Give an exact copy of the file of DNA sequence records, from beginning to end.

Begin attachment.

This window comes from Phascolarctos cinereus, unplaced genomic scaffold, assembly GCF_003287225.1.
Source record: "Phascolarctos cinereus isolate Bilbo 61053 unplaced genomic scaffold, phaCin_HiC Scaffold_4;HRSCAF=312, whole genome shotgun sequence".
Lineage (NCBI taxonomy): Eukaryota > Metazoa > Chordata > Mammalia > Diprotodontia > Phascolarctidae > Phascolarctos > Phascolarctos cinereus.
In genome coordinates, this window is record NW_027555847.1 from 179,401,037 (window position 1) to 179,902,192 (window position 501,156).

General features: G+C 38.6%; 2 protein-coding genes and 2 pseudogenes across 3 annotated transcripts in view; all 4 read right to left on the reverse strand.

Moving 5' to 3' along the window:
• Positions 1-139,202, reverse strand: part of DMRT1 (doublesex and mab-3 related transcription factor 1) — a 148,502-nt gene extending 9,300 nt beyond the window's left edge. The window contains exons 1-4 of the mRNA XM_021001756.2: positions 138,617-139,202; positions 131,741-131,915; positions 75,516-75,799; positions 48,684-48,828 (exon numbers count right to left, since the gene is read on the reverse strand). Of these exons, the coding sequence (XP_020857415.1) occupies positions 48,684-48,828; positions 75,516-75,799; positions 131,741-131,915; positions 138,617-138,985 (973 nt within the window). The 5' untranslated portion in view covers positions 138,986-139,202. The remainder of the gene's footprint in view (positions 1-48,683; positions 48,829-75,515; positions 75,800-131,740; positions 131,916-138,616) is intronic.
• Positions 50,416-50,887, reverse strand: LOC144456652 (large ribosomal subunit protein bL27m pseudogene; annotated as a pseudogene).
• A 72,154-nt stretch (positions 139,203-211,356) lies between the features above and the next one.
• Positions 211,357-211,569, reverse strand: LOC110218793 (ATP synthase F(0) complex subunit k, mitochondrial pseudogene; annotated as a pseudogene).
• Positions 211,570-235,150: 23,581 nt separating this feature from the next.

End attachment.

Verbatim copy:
This window comes from Phascolarctos cinereus, unplaced genomic scaffold, assembly GCF_003287225.1.
Source record: "Phascolarctos cinereus isolate Bilbo 61053 unplaced genomic scaffold, phaCin_HiC Scaffold_4;HRSCAF=312, whole genome shotgun sequence".
Lineage (NCBI taxonomy): Eukaryota > Metazoa > Chordata > Mammalia > Diprotodontia > Phascolarctidae > Phascolarctos > Phascolarctos cinereus.
In genome coordinates, this window is record NW_027555847.1 from 179,401,037 (window position 1) to 179,902,192 (window position 501,156).

General features: G+C 38.6%; 2 protein-coding genes and 2 pseudogenes across 3 annotated transcripts in view; all 4 read right to left on the reverse strand.

Moving 5' to 3' along the window:
• Positions 1-139,202, reverse strand: part of DMRT1 (doublesex and mab-3 related transcription factor 1) — a 148,502-nt gene extending 9,300 nt beyond the window's left edge. The window contains exons 1-4 of the mRNA XM_021001756.2: positions 138,617-139,202; positions 131,741-131,915; positions 75,516-75,799; positions 48,684-48,828 (exon numbers count right to left, since the gene is read on the reverse strand). Of these exons, the coding sequence (XP_020857415.1) occupies positions 48,684-48,828; positions 75,516-75,799; positions 131,741-131,915; positions 138,617-138,985 (973 nt within the window). The 5' untranslated portion in view covers positions 138,986-139,202. The remainder of the gene's footprint in view (positions 1-48,683; positions 48,829-75,515; positions 75,800-131,740; positions 131,916-138,616) is intronic.
• Positions 50,416-50,887, reverse strand: LOC144456652 (large ribosomal subunit protein bL27m pseudogene; annotated as a pseudogene).
• A 72,154-nt stretch (positions 139,203-211,356) lies between the features above and the next one.
• Positions 211,357-211,569, reverse strand: LOC110218793 (ATP synthase F(0) complex subunit k, mitochondrial pseudogene; annotated as a pseudogene).
• Positions 211,570-235,150: 23,581 nt separating this feature from the next.